Notes to SharePoint migration - Phase One Discovery

More and more of the migration projects I am involved with are Lotus Notes to SharePoint.

These projects often start out with thousands of Notes, Domino.Doc, or Quickplace applications (or databases as they have been known in the Notes vernacular). It can be very
overwhelming.

Remember the old question: "How do you eat an elephant?" Answer: "One bite at a time." Well, aside from being disgusted at the thought of chewing on elephant flesh, this is really the approach I take with each project.

This post covers the first phase of any successful Notes to SharePoint migration project.

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Start by documenting the current Notes/Domino environment. Find all the NSF files on the Domino servers. Immediately subtract any databases that are Notes specific or mail specific. These can be Help files, address books, user mailboxes, Notes default databases Tips and Tricks, etc. They are easy to spot.

Microsoft makes a tool that will analyze Notes applications. This will help give a list of all the easy stuff. It will show you applications you can easily discard, for example. It classifies things into quadrants. Basically, just about everything falls into quadrant four. All that really means is that the tool couldn't identify an exact template match for SharePoint or which template the design of the Notes application used. Don't worry too much about the quadrants issued by this tool. It can't take the place of human analysis.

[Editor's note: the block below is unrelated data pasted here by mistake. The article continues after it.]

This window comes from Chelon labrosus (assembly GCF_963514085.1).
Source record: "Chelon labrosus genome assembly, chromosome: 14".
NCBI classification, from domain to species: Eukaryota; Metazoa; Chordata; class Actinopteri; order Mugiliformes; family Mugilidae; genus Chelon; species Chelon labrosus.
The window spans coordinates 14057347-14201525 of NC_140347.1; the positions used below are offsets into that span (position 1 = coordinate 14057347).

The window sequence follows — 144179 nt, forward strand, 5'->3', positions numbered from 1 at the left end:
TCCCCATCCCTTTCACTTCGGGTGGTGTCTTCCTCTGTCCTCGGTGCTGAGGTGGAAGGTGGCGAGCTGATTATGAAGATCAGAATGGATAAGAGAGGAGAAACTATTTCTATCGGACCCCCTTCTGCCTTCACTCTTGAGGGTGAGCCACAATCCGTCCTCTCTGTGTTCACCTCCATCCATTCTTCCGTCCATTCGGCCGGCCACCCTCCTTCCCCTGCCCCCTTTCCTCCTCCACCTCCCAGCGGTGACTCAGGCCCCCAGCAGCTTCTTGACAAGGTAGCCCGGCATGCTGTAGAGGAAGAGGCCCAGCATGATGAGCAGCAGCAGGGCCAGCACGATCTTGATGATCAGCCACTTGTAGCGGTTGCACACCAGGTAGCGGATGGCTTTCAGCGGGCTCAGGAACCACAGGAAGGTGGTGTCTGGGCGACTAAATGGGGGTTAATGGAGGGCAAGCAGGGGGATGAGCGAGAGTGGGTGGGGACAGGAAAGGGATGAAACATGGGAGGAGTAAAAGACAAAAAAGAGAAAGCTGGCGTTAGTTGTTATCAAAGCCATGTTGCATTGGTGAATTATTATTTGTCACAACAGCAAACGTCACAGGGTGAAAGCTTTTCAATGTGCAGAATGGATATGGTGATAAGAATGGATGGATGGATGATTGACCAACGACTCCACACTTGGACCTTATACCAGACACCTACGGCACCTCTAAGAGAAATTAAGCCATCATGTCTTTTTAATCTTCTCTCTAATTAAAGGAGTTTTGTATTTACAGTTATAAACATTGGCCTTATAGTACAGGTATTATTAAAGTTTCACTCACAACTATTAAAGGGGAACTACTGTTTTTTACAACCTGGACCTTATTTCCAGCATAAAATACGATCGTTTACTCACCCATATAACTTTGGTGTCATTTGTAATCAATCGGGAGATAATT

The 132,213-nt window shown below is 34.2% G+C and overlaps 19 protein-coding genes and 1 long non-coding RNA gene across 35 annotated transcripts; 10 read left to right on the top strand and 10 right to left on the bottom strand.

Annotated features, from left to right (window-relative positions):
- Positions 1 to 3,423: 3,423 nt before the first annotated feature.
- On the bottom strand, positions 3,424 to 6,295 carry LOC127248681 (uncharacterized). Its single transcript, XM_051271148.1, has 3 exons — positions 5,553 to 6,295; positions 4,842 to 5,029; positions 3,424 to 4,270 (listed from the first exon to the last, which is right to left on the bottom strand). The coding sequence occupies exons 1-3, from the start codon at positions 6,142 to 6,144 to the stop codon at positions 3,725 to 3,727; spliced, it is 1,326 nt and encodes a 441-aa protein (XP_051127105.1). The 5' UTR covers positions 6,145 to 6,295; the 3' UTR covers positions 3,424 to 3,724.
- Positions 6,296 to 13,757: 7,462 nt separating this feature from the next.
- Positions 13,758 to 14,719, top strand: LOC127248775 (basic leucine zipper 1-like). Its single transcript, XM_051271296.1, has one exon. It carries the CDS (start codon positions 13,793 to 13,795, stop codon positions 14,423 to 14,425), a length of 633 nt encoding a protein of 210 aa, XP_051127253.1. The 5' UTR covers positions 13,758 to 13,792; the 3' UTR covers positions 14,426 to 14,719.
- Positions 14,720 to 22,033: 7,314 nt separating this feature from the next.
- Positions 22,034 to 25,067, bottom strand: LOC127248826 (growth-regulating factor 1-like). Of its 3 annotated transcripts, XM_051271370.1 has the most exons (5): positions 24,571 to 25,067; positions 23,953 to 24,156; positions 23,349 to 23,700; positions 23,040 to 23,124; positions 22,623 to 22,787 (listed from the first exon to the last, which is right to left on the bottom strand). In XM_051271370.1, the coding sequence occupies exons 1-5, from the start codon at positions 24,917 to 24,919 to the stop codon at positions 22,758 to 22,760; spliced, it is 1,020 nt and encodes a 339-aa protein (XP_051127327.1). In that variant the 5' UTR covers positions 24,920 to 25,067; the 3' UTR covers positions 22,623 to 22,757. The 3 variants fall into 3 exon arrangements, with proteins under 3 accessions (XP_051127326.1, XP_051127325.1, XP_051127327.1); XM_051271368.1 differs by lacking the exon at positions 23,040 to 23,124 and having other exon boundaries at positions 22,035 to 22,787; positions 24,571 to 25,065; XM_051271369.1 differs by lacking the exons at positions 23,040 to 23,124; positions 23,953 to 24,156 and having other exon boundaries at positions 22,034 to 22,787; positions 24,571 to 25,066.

The tool does generate a list which you can work from. I open every quadrant three and four applications in Notes or Domino Designer, document the permissions and check the logs for activity. Notes shows who connected and how much data they transferred. If only other Domino servers are connecting, this is an indication that the database can be retired. You can get other clues from this.

Once you get a list of everything, you can do deeper analysis into the design of the more complex applications which may include workflow, connections to other datasources, custom views, forms and email integration. It's important to be thorough with the more complex applications. You need to understand the level of effort involved in recreating these applications on another platform.

If the applications are very complex, access legacy data, or integrate with LOB applications SharePoint is not always the answer. In one case, a client of mine was using Notes to transform raw data dumps from their CRM solution. Moving that functionality in SharePoint just didn't make sense. They were upgrading the CRM solution soon so it made sense that a key requirement of that project would be the data mining and reporting be robust enough that an external application not be required.

One more analysis step I always take is to talk to the people who use the database. Sometimes all they use is a small portion of the functionality. It is always the part of the discovery phase that teaches me the most about the applications. Seeing them use it for ten minutes and asking them a few questions will save days in the end. It also increases user satisfaction. Sometimes you find that no legacy data need be retained in these interviews, or that if it is, they don't mind opening Notes once a year. This can really save time in the design and deployment phases.

Assign a realistic level of effort for each of the more complex applications. This really helps the PMO and management understand the project scope. Add in extra time as there are always unknowns or technical issues that pop up in any IT project.

Stay tuned for the next post where I will take you through the creation of the target environment (SharePoint design) and coexistence strategy.

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